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Getting the Degree vs. Living the Dream

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By Clare Kolenda

When you’re 10 seconds away from potentially achieving your dream, there are many thoughts that rush through your head. You ask yourself why you can’t seem to remember to breathe; you coach your heart to slow down as it pounds with heady anticipation. You remind yourself of all the work that has brought you to this moment. Yet, my first thought didn’t involve any of these things as I stepped in the room where I was to meet a literary agent to discuss my book. All I could think was, “It’s crowded in here.” Every other person in that room had the same dream as I.

The next 15 minutes were some of the most nerve wracking ones I’d ever experienced. All of my presentation materials were spread out across the table, and I watched the eyes of the agent float from word to word as she read my first chapter.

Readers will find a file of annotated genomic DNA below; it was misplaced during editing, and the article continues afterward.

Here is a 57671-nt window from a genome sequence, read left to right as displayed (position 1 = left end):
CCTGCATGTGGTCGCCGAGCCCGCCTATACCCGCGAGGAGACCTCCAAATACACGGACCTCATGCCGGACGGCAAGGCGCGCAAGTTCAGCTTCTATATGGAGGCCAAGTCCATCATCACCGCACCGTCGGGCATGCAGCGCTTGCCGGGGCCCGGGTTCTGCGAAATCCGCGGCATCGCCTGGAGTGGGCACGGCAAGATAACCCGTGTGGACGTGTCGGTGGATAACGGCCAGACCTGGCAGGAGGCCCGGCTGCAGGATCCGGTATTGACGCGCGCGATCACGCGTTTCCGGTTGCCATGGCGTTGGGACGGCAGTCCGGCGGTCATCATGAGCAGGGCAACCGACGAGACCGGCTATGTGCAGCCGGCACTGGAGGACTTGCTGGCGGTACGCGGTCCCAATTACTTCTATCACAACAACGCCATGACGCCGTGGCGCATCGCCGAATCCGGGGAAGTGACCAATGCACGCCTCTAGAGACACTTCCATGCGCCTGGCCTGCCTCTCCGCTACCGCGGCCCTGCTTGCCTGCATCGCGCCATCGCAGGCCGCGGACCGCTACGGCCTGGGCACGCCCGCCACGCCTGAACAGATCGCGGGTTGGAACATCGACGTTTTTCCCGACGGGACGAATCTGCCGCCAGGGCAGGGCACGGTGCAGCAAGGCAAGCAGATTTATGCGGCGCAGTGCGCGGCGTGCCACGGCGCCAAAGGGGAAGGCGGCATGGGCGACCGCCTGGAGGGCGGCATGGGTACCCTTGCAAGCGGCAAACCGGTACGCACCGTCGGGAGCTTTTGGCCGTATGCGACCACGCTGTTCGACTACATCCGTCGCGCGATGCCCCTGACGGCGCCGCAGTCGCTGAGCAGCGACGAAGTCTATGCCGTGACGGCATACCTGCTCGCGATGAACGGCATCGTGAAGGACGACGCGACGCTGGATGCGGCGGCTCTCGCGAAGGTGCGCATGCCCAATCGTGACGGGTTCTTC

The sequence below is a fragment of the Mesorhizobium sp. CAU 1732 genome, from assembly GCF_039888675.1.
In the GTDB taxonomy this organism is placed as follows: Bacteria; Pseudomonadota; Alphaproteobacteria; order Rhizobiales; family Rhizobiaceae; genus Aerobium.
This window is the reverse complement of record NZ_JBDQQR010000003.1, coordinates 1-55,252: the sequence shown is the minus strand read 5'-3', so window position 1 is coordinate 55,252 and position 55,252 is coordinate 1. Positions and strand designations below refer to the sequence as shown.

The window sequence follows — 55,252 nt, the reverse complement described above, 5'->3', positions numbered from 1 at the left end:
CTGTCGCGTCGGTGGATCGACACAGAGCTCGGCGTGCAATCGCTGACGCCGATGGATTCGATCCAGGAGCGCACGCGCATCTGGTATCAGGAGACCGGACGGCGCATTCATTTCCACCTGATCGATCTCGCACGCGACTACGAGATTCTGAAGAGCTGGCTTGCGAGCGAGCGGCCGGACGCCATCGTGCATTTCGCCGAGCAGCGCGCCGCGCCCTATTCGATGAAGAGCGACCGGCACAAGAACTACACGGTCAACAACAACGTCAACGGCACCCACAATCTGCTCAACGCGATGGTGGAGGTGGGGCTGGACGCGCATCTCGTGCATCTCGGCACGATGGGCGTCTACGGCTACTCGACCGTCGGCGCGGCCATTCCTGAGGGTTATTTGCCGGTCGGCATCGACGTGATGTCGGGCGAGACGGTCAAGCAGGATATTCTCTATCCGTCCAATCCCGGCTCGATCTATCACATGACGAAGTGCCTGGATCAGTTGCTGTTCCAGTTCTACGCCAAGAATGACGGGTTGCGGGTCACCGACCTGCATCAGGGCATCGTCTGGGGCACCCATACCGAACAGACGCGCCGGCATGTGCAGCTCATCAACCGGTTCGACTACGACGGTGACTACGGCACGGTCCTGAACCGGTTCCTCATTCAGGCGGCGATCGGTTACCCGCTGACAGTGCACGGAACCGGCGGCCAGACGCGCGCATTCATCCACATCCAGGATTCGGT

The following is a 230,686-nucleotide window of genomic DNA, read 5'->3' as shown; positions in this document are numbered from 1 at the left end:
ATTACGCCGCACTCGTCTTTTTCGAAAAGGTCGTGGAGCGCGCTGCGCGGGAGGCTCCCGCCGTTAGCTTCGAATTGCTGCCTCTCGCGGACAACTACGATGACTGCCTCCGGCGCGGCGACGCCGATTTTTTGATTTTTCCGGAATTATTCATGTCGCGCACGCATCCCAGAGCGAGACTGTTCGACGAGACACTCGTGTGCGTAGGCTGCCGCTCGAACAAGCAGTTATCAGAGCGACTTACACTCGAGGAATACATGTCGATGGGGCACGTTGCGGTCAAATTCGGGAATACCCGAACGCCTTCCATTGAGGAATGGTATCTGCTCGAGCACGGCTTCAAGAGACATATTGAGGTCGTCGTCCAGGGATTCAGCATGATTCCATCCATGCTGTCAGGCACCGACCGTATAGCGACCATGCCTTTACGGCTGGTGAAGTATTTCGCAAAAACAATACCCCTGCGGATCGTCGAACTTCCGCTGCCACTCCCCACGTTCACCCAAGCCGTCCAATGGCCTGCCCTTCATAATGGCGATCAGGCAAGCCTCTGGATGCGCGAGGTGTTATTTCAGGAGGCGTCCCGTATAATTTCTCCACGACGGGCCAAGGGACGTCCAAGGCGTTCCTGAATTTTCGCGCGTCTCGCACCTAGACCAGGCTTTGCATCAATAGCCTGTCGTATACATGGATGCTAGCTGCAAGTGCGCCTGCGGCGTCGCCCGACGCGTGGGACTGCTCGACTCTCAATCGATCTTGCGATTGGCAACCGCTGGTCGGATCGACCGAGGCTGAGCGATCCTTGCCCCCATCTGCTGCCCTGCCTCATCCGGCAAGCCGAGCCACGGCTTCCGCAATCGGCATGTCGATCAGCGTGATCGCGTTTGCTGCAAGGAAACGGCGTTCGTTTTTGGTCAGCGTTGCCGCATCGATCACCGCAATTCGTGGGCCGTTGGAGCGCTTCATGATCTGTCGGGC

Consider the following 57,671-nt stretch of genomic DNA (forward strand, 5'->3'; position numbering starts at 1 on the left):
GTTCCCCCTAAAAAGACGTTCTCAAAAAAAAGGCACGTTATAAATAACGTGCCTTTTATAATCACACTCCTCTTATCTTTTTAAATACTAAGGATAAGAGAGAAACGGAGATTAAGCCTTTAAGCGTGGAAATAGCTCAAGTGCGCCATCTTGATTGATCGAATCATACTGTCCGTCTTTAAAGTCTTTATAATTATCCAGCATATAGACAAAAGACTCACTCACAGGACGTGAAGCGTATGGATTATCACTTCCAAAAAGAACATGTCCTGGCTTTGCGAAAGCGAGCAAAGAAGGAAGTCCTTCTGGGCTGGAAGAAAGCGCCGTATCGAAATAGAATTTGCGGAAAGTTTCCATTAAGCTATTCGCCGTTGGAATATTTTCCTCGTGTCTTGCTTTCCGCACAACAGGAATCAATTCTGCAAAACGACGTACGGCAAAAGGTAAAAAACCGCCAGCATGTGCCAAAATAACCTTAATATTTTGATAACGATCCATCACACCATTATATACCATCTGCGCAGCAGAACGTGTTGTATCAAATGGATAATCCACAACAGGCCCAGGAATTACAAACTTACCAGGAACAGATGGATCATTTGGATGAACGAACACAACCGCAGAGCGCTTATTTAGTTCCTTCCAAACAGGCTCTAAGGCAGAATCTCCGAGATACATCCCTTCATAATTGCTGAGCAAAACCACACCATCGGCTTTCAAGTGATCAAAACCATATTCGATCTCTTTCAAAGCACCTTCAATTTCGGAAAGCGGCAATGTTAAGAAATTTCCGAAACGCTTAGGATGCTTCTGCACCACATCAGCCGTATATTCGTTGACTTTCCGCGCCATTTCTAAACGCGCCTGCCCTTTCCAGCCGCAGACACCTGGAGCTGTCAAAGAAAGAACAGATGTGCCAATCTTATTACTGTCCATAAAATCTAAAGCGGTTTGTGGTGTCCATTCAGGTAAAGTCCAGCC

Slowly she placed my chapter down, and smiled politely. In that moment, I knew that my book hadn’t won her over.

That next week I went back to school. I slinked back into my familiar routine, trying to lick my wounds and build back the courage I’d lost from that fateful meeting. But what killed me as I went back to my same life, was that it was just that. It was the same. Nothing had changed. Though I was learning a lot and getting good grades, my academic success hadn’t helped me get any closer to my dream: to become a published author.

Yet, I love school. And because of the thoughtful advising from my academic counselor, almost all of the classes that I’ve taken thus far will be transferring on to a university when I graduate. I’m pursuing my degree full speed ahead, always with a full class load each semester, and I’m driven to graduate.

Though I might be called crazy or indecisive, I want to have both. I want to be a full-time student, planning on getting my degree, all the while working toward my dream, which really doesn’t require a degree of any sort.

My predicament is one that I know many students face. We’re working hard to earn a degree, but secretly dreaming of a different career. Is it worth continuing classes, when they take so much time and energy away from working towards what we really want?